The Civil Rights Division of the U.S. Department of Justice notified the Crittenden County Jail ("Jail") of their intention to investigate conditions pursuant to the Civil Rights of Institutionalized Persons Act (CRIPA), 42 U.S.C. § 1997 on November 7, 1986. The Division released the findings ...
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The Civil Rights Division of the U.S. Department of Justice notified the Crittenden County Jail ("Jail") of their intention to investigate conditions pursuant to the Civil Rights of Institutionalized Persons Act (CRIPA), 42 U.S.C. § 1997 on November 7, 1986. The Division released the findings of the investigation on June 1, 1987.
The Division determined that the prisoners' access to medical care was grossly inadequate. Additionally, the report cited the lack of fire safety measures and the presence of numerous fire hazards at the jail, which pose an unreasonable risk to the life and health of prisoners. The County Jail also lacked adequately trained and sufficient numbers of staff. Finally, the sanitation at the jail posed an unreasonable risk to the health and safety of prisoners.
The Department of Justice brought a suit on July 13, 1989 pursuant to 42 U.S.C. § 1997 to enjoin the Jail from depriving inmates of rights, privileges, or immunities protected by the Constitution. The court (Judge George Howard, Jr.) approved a consent decree on December 26, 1990. The decree stated that inmates at the Jail shall be provided adequate access (1) inmates at the Jail shall be provided adequate access to medical and mental health care, (2) inmates shall be provided a physical environment that poses no unreasonable life safety risks to the inmates, (3) inmates shall be provided adequate sanitation to protect inmates from unreasonable risks to their health and physical safety, (4) a sufficient number of adequately trained and supervised staff shall be employed to provide reasonable safety for inmates, including protection from acts of physical violence by other inmates, (5) inmates shall not be assigned to housing units on the basis of race, (6) Inmates shall be provided with reasonable access to the courts, including access to counsel and to law library facilities, and (7) the effects of overcrowding shall be reduced and prevented. United States v. County of Crittenden, JC89-141, 1990 WL 257949 (E.D.Ark. Dec. 26, 1990).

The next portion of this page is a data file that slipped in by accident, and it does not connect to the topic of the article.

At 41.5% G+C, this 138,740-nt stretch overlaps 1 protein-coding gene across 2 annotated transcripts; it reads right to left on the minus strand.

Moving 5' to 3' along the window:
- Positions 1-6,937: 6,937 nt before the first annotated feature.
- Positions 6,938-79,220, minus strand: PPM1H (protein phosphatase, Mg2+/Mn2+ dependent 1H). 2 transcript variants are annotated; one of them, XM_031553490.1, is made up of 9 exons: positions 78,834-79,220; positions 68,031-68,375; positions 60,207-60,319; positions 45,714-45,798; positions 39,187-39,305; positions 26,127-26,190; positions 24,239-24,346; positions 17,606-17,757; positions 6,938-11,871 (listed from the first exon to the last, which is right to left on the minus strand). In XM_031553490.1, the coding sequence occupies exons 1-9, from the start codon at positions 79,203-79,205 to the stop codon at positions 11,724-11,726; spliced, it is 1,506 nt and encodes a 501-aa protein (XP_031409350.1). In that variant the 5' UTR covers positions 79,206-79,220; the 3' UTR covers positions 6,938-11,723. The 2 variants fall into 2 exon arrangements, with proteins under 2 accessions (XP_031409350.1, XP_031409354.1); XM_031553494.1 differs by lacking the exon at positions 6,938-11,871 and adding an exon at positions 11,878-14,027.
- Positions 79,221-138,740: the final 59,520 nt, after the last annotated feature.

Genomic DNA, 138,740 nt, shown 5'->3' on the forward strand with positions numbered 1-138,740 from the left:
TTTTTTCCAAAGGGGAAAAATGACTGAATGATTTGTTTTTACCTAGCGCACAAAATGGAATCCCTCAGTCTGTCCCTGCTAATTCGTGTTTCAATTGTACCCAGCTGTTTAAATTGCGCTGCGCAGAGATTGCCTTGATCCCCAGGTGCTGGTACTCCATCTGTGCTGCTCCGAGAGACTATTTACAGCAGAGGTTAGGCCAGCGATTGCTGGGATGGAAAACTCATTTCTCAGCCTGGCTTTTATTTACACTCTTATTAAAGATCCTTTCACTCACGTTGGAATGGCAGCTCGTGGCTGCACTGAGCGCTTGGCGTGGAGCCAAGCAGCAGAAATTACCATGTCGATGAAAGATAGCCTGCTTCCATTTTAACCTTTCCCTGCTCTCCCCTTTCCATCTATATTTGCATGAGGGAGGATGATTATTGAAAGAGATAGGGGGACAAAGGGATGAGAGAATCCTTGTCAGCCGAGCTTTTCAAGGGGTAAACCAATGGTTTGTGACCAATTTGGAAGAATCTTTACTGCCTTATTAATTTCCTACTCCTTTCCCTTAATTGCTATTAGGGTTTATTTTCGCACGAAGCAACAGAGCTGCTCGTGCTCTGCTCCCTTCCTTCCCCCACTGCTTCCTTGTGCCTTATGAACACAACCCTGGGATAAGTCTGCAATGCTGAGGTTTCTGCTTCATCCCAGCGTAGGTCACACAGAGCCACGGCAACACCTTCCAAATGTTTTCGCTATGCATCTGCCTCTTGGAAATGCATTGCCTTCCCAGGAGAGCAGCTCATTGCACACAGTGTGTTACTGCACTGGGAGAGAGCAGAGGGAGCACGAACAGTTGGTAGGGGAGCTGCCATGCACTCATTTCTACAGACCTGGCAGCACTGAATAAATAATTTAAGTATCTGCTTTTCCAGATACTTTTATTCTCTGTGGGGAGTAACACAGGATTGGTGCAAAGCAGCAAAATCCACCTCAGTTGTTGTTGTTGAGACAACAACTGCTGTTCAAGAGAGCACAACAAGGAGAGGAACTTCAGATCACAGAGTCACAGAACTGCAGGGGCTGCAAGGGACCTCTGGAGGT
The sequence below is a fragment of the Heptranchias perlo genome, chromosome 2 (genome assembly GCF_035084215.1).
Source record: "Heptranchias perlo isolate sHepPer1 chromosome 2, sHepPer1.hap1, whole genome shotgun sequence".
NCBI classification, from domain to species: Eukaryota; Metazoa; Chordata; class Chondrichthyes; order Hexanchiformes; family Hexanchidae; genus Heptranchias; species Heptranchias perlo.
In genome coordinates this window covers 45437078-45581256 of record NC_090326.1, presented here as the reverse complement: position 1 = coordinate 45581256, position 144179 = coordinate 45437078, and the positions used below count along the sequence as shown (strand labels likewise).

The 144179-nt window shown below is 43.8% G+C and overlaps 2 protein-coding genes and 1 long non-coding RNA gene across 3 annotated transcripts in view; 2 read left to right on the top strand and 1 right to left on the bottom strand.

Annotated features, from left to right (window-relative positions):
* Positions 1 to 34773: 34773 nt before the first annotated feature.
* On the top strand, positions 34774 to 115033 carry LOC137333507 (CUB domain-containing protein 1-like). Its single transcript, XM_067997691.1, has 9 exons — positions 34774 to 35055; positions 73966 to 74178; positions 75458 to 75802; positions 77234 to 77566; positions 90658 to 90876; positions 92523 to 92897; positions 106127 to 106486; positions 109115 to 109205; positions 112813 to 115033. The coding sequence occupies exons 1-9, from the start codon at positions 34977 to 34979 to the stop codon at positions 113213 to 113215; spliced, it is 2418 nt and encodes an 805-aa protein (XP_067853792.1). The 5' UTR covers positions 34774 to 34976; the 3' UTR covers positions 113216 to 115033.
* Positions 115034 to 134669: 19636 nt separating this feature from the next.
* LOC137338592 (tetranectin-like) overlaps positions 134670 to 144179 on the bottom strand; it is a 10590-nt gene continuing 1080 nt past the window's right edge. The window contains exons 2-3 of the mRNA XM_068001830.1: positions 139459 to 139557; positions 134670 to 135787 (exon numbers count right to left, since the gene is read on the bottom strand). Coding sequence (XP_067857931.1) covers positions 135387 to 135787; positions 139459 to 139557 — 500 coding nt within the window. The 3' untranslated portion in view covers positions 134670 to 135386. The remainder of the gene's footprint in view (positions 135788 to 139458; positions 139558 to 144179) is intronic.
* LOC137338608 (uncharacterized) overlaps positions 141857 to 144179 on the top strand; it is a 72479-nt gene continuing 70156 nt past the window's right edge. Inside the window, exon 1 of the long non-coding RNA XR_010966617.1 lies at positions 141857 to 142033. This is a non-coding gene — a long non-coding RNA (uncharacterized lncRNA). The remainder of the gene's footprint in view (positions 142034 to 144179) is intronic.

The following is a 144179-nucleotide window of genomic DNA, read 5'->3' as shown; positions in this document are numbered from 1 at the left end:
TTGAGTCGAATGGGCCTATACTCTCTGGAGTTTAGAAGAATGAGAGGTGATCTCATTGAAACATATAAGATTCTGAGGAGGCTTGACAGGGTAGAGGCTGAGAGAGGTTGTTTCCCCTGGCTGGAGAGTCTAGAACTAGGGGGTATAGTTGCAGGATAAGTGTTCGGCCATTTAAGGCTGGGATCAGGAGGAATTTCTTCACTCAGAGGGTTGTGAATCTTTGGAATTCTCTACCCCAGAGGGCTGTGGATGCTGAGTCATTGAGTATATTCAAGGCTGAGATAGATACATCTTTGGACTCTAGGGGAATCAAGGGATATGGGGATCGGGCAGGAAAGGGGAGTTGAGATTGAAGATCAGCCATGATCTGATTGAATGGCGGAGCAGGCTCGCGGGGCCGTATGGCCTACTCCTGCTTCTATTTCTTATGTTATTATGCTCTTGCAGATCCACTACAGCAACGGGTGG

The PACER docket indicates that the court maintained ongoing compliance with the consent decree through early 2001. On November 27, 2001, the District Court (Judge Howard) dismissed Crittenden County as a defendant, since it was in substantial compliance with the court orders.David Terry - 03/27/2006